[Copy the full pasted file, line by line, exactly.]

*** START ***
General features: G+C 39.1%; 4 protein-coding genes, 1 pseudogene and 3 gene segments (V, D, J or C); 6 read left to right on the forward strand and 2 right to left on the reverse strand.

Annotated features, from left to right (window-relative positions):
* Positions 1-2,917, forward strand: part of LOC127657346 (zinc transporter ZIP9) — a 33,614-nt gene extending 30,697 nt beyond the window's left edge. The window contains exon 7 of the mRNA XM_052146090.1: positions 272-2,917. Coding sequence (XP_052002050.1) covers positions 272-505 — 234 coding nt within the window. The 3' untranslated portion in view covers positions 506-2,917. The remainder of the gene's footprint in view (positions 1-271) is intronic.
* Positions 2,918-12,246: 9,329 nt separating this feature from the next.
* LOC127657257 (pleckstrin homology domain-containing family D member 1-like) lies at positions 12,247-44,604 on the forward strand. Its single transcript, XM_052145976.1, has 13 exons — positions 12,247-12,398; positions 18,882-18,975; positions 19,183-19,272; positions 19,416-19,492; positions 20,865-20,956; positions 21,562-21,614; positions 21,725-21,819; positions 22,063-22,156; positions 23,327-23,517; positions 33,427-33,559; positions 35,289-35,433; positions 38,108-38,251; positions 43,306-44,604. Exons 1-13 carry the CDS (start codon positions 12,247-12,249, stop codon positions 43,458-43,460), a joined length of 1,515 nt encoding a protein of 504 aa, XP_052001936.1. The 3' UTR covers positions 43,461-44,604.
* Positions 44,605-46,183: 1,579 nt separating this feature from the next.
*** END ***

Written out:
General features: G+C 39.1%; 4 protein-coding genes, 1 pseudogene and 3 gene segments (V, D, J or C); 6 read left to right on the forward strand and 2 right to left on the reverse strand.

Annotated features, from left to right (window-relative positions):
* Positions 1-2,917, forward strand: part of LOC127657346 (zinc transporter ZIP9) — a 33,614-nt gene extending 30,697 nt beyond the window's left edge. The window contains exon 7 of the mRNA XM_052146090.1: positions 272-2,917. Coding sequence (XP_052002050.1) covers positions 272-505 — 234 coding nt within the window. The 3' untranslated portion in view covers positions 506-2,917. The remainder of the gene's footprint in view (positions 1-271) is intronic.
* Positions 2,918-12,246: 9,329 nt separating this feature from the next.
* LOC127657257 (pleckstrin homology domain-containing family D member 1-like) lies at positions 12,247-44,604 on the forward strand. Its single transcript, XM_052145976.1, has 13 exons — positions 12,247-12,398; positions 18,882-18,975; positions 19,183-19,272; positions 19,416-19,492; positions 20,865-20,956; positions 21,562-21,614; positions 21,725-21,819; positions 22,063-22,156; positions 23,327-23,517; positions 33,427-33,559; positions 35,289-35,433; positions 38,108-38,251; positions 43,306-44,604. Exons 1-13 carry the CDS (start codon positions 12,247-12,249, stop codon positions 43,458-43,460), a joined length of 1,515 nt encoding a protein of 504 aa, XP_052001936.1. The 3' UTR covers positions 43,461-44,604.
* Positions 44,605-46,183: 1,579 nt separating this feature from the next.